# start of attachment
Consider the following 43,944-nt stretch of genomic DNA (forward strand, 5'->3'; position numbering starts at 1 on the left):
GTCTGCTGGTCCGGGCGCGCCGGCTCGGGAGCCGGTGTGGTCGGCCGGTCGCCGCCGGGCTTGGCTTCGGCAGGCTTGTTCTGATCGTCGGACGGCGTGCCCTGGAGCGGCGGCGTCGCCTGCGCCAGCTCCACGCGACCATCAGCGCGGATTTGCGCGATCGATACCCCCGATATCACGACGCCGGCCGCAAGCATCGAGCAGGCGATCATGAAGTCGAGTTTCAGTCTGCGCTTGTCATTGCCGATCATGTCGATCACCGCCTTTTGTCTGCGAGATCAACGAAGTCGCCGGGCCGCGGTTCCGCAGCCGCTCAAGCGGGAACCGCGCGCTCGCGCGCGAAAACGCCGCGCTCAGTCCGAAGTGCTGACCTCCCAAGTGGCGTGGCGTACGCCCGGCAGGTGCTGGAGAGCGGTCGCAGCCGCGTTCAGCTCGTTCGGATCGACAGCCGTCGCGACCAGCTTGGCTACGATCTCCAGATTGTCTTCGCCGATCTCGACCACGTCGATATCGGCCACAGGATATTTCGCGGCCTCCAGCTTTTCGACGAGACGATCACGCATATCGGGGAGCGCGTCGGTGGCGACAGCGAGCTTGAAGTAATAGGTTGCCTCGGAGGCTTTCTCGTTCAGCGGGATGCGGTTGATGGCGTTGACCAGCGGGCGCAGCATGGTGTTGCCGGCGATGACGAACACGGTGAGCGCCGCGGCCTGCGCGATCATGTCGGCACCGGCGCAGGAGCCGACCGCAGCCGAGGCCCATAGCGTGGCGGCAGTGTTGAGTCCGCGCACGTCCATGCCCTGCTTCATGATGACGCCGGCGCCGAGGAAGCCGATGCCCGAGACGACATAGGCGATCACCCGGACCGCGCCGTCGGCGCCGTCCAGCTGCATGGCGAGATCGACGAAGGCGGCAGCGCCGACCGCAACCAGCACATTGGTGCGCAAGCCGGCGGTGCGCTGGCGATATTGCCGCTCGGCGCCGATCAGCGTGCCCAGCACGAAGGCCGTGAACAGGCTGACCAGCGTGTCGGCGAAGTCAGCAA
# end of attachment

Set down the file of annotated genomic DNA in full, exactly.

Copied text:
Consider the following 43,944-nt stretch of genomic DNA (forward strand, 5'->3'; position numbering starts at 1 on the left):
GTCTGCTGGTCCGGGCGCGCCGGCTCGGGAGCCGGTGTGGTCGGCCGGTCGCCGCCGGGCTTGGCTTCGGCAGGCTTGTTCTGATCGTCGGACGGCGTGCCCTGGAGCGGCGGCGTCGCCTGCGCCAGCTCCACGCGACCATCAGCGCGGATTTGCGCGATCGATACCCCCGATATCACGACGCCGGCCGCAAGCATCGAGCAGGCGATCATGAAGTCGAGTTTCAGTCTGCGCTTGTCATTGCCGATCATGTCGATCACCGCCTTTTGTCTGCGAGATCAACGAAGTCGCCGGGCCGCGGTTCCGCAGCCGCTCAAGCGGGAACCGCGCGCTCGCGCGCGAAAACGCCGCGCTCAGTCCGAAGTGCTGACCTCCCAAGTGGCGTGGCGTACGCCCGGCAGGTGCTGGAGAGCGGTCGCAGCCGCGTTCAGCTCGTTCGGATCGACAGCCGTCGCGACCAGCTTGGCTACGATCTCCAGATTGTCTTCGCCGATCTCGACCACGTCGATATCGGCCACAGGATATTTCGCGGCCTCCAGCTTTTCGACGAGACGATCACGCATATCGGGGAGCGCGTCGGTGGCGACAGCGAGCTTGAAGTAATAGGTTGCCTCGGAGGCTTTCTCGTTCAGCGGGATGCGGTTGATGGCGTTGACCAGCGGGCGCAGCATGGTGTTGCCGGCGATGACGAACACGGTGAGCGCCGCGGCCTGCGCGATCATGTCGGCACCGGCGCAGGAGCCGACCGCAGCCGAGGCCCATAGCGTGGCGGCAGTGTTGAGTCCGCGCACGTCCATGCCCTGCTTCATGATGACGCCGGCGCCGAGGAAGCCGATGCCCGAGACGACATAGGCGATCACCCGGACCGCGCCGTCGGCGCCGTCCAGCTGCATGGCGAGATCGACGAAGGCGGCAGCGCCGACCGCAACCAGCACATTGGTGCGCAAGCCGGCGGTGCGCTGGCGATATTGCCGCTCGGCGCCGATCAGCGTGCCCAGCACGAAGGCCGTGAACAGGCTGACCAGCGTGTCGGCGAAGTCAGCAA